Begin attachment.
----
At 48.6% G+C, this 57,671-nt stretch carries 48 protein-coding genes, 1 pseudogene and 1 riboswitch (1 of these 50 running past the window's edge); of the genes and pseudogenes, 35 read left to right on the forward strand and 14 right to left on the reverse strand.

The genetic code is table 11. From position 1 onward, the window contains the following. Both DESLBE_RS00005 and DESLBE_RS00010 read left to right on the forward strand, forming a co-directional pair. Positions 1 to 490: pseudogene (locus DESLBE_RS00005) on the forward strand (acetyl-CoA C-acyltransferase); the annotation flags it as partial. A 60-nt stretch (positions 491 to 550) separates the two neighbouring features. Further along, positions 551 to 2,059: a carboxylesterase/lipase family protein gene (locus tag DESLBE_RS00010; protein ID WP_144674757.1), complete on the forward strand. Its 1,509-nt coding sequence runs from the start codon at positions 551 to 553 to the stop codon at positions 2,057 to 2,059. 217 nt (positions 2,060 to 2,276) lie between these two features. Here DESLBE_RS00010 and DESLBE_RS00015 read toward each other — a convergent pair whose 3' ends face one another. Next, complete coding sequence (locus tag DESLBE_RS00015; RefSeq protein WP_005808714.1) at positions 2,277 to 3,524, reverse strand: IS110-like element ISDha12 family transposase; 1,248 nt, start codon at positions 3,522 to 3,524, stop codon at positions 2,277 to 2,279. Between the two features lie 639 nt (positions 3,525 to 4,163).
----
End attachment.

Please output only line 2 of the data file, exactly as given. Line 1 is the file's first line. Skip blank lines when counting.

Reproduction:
The genetic code is table 11. From position 1 onward, the window contains the following. Both DESLBE_RS00005 and DESLBE_RS00010 read left to right on the forward strand, forming a co-directional pair. Positions 1 to 490: pseudogene (locus DESLBE_RS00005) on the forward strand (acetyl-CoA C-acyltransferase); the annotation flags it as partial. A 60-nt stretch (positions 491 to 550) separates the two neighbouring features. Further along, positions 551 to 2,059: a carboxylesterase/lipase family protein gene (locus tag DESLBE_RS00010; protein ID WP_144674757.1), complete on the forward strand. Its 1,509-nt coding sequence runs from the start codon at positions 551 to 553 to the stop codon at positions 2,057 to 2,059. 217 nt (positions 2,060 to 2,276) lie between these two features. Here DESLBE_RS00010 and DESLBE_RS00015 read toward each other — a convergent pair whose 3' ends face one another. Next, complete coding sequence (locus tag DESLBE_RS00015; RefSeq protein WP_005808714.1) at positions 2,277 to 3,524, reverse strand: IS110-like element ISDha12 family transposase; 1,248 nt, start codon at positions 3,522 to 3,524, stop codon at positions 2,277 to 2,279. Between the two features lie 639 nt (positions 3,525 to 4,163).